“I am amazed, methinks ; and lose my way

Among the thorns and dangers of this world.” Nowhere does Shakespeare exhibit with more distinctness his intellectual lucidity and his artistic mastership than in foreshortening history. He condenses a decade or a reign into five acts, with such picturesque perception and historic grasp that we get the spirit of a period compactly bound, but faithfully preserved, in a poetic condensation.

Looking from a height over a mountainous region the eye seizes the peaks; the lower hills out of which they rise are scarcely seen. So in a genuine historical drama only the altitudes of history are noted by one looking from the sunny summit of poetry, and these, with the vigorous personages who make the altitudes, give the reader the most vivid view of a marked period and the actors in it. A variously and brilliantly and deeply gifted man, Shakespeare, in the majestic strength of his large manhood, stood above history. History, owing its interest and significance to the unfolded faculties of man, Shakespeare, through his fellow-feeling with all humanity, and thence his sure insight into it, dominated history, and as poet-thinker reproduced its very spirit, as he does in King John.

The nobles having returned to their allegiance, and the invading French army having been routed, from the mouth of Faulconbridge are made to issue those great concluding words that have ever since been resounding in the ear of England:

“This England never did, (nor never shall,)

Lie at the proud foot of a conqueror,
But when it first did help to wound itself.
Now these her princes are come home again,
Come the three corners of the world in arms,
And we shall shock them. Nought shall make us rue,
If England to itself do rest but true.”



TRUTH to the moral law is the life of poetic drama. Tragedy, especially, cannot draw the long breaths needed for the full sweep of its function unless it have above it, alive with sanitary currents, a deep, clear, spiritual atmosphere. Only when behind the wrecks of perverted passion is visible the background of moral allegiance and security, can the gloom be illuminated by the transfiguring bow thrown by the sun of poetry. The degree of fullness in moral regency being the measure of human .well-being, poetic tragedy — the richest fruit of man's literary productiveness - can only prosper through acknowledgement of the absoluteness of this regency.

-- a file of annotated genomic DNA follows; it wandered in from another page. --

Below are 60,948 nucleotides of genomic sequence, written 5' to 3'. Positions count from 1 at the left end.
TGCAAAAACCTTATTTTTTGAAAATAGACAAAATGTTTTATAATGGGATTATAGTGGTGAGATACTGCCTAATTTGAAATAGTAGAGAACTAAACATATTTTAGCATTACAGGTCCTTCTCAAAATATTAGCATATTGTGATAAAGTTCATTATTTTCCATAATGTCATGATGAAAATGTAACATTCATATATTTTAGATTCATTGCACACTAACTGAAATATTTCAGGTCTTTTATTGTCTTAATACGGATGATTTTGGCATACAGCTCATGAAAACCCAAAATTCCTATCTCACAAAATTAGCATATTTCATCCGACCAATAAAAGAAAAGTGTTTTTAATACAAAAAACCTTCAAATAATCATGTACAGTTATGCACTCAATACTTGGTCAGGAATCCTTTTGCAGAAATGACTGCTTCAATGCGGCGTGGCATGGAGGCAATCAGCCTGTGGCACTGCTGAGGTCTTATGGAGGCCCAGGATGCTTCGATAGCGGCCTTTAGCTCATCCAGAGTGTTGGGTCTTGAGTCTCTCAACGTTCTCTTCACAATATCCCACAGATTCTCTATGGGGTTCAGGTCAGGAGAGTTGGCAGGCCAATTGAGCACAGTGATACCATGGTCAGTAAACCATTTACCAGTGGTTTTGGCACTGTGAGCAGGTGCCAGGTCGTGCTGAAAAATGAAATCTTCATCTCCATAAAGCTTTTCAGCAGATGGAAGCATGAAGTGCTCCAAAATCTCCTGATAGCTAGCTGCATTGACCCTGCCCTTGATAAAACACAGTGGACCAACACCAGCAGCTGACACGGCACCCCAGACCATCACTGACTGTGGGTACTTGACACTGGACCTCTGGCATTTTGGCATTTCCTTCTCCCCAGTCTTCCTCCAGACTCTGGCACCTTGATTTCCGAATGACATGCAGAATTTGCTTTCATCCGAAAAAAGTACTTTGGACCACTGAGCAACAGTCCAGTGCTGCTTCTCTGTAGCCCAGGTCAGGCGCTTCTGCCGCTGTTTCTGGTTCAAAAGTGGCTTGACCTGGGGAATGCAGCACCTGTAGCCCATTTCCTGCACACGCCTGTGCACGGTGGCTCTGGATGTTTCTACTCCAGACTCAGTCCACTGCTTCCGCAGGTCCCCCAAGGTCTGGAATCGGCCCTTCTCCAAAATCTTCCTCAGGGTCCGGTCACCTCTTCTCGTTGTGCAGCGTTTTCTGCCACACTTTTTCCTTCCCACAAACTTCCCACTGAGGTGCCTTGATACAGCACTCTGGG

To invent and organize a tragic drama, to group a number of figures so that each shall move to the spring of its own individuality, and each and all, by their movements and collisions, shall tend to a given catastrophe, ob

serving throughout due moral and ästhetic proportions, animating each scene with lively progressive dialogue and effective action, breathing into all the parts the breath of poetic health, so that the whole may be a thing of life and beauty, - to do this, is to accomplish a work of finest human achievement.

. The value of a dramatic work depends primarily upon the mental calibre of its chief personages ; that is, upon their warmth and strength of feeling and their intellectual competency. These present the substance that is to be vivified by poetic glorification, and these depend, of course, entirely upon the poet : his personality is the source of all. And only a poet can fully reproduce a human being. Coriolanus and Anthony, Richard II. and Henry V., were never, since their decease, vividly present to men until they were resuscitated by Shakespeare. Of King Duncan's murderer you can get an outside view in Hollingshed; but if you would be acquainted with the very being of the man, you must go to Shakespeare. His Macbeth stands there forever a distinct, terrible, towering colossus, supplanting legend, superseding history.

Like Macbeth and Lear, Hamlet was begot

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ten on national legend. Thus, possessing, like them, a dim, historic background, wherein popular belief is tenaciously rooted, it has under it a basis of rudimentary actuality; at the same time there is no circle of historic certitude to control the poet's invention. Thence human possibility — in all high poetry a sublime element - opens to these masterpieces its widest reaches for the play of creative lordship.

With all his universality of sympathy, and what might be called his impartial poetic bounteousness, Shakespeare had his favorites, - favorites in this sense, that some tasked his creative energy with a more vivid, and therefore more joyful, presence than others. Lear could not but give him hours of more rapturous work than Gloster. The drawing from the secret recesses of his nature the fearful Macbeth gave him a deeper joy than to portray the blameless Banquo. In the multitude of his vivacious, captivating, infinitely diversified dramatic progeny, more than by any other, we are captivated and stimulated by Hamlet, because Hamlet drew more deeply from his poetic maker's best resources, from his warmest and finest sensibilities, from his highest, most elastic intellectual forces.

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